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12 Glass-Ionomer Cements as Restorative and Preventive Materials

12 Glass-Ionomer Cements as Restorative and Preventive Materials

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Published by: aka_andres on Nov 24, 2012
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Glass-IonomerCements asRestorative andPreventive Materials
Hien Ngo,
This article will focus on glass-ionomer cement (GIC) and its role in the clinicalmanagementofcaries.ItbeginswithabriefdescriptionofGIC,themechanismoffluo-ride release and ion exchange, the interaction between GIC and the external environ-ment, and finally the ion exchange between GIC and the tooth at the internal interface.The importance of GIC, as a tool, in caries management, in minimal interventiondentistry, and Caries Management by Risk Assessment (CAMBRA) also will behighlighted.The philosophy of minimal intervention density (MI) and the CAMBRA approach isgaining popularity worldwide as both integrate the new understanding that caries isa biofilm-related, multifactorial and lifestyle-associated bi-directional disease. Thereis now an acceptance that to manage caries disease effectively, it is important tomove from the surgical approach to a combined surgical—medical approach, withspecial focus on engaging patients in changing their lifestyle. The following statementis a consensus of 165 experts, comprising of clinicians, scientists, educators, andhealth service managers from 15 countries, who gathered in Bangkok for a consulta-tive meeting to discuss the MI philosophy (personal communication, 2009):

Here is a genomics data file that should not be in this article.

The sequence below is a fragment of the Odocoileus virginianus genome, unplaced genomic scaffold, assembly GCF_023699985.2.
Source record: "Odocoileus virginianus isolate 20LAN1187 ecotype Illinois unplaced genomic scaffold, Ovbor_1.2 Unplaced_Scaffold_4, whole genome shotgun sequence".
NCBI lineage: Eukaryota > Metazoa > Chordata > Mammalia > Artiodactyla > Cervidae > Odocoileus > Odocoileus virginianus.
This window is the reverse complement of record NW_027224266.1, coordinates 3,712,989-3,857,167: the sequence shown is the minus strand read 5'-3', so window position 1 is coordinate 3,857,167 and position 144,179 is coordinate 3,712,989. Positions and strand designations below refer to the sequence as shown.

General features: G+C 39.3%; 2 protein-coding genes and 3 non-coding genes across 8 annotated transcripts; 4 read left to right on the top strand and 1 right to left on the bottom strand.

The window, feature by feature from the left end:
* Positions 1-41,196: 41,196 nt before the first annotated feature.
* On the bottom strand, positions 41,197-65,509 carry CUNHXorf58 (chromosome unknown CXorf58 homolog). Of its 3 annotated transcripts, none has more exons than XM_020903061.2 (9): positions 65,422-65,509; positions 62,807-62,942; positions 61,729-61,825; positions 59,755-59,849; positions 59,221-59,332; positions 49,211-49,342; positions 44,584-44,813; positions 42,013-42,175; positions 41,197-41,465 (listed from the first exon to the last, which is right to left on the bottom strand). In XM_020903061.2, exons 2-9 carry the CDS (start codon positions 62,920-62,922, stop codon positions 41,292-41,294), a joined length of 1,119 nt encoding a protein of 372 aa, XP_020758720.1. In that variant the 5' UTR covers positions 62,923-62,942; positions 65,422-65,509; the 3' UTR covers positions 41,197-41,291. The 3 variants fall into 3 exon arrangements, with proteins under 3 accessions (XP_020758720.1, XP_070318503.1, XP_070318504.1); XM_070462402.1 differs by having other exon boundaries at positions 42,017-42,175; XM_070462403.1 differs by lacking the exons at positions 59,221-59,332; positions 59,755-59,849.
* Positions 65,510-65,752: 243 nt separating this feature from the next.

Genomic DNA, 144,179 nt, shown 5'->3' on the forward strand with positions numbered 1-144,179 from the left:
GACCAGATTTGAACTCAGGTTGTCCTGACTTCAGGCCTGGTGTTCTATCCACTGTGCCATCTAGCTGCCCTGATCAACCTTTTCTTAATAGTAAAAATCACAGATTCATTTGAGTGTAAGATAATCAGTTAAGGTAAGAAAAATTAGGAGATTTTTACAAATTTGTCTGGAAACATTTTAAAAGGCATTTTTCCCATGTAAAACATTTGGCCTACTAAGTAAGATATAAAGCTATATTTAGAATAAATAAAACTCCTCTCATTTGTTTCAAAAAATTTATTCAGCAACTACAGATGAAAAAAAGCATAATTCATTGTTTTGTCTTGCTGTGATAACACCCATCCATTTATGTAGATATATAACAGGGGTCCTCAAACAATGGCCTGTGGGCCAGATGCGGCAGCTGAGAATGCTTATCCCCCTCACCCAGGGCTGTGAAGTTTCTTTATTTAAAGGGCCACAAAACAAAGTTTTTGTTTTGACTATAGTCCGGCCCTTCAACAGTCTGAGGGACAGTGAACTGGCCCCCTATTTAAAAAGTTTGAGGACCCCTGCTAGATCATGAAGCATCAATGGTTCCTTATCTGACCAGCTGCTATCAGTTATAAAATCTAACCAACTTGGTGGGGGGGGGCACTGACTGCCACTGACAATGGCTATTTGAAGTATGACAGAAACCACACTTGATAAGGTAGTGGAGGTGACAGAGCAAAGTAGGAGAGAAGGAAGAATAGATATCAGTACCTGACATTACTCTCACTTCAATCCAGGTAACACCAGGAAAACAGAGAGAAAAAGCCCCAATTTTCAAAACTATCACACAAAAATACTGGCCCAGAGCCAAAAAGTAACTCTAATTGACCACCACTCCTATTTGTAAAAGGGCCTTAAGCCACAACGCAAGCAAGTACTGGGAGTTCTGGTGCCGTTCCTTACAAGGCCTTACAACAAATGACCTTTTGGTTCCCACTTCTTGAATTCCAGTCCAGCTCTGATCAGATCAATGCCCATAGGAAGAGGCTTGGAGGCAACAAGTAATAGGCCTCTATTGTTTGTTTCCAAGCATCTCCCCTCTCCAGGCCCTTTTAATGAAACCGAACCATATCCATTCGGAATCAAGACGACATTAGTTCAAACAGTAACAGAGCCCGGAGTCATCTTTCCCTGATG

‘‘The current surgical model of caries management does not fully address the multi-factorial nature of dental caries. This model often results in unnecessary  removal of tooth structure, can impact negatively on general health and quality of life and can impose substantial cost.’’
Glass-ionomer cement (GIC) is an important tool in the fight against caries. It can bethought of as a reservoir of fluoride and other ions in the oral cavity, a mechanicalbarrier that protects the tooth surface against bacteria; most importantly, it canprovide a long-lasting seal under the most challenging clinical circumstances.
General Dental Practice, School of Dentistry, The University of Queensland, 200 Turbot Street,Brisbane, QLD 4000, Australia
E-mail address:
Glass-ionomer cement
Therapeutic coating
Internal remineralisation
Dent Clin N Am 54 (2010) 551–563doi:10.1016/j.cden.2010.04.001
0011-8532/10/$ – see front matter
2010 Published by Elsevier Inc.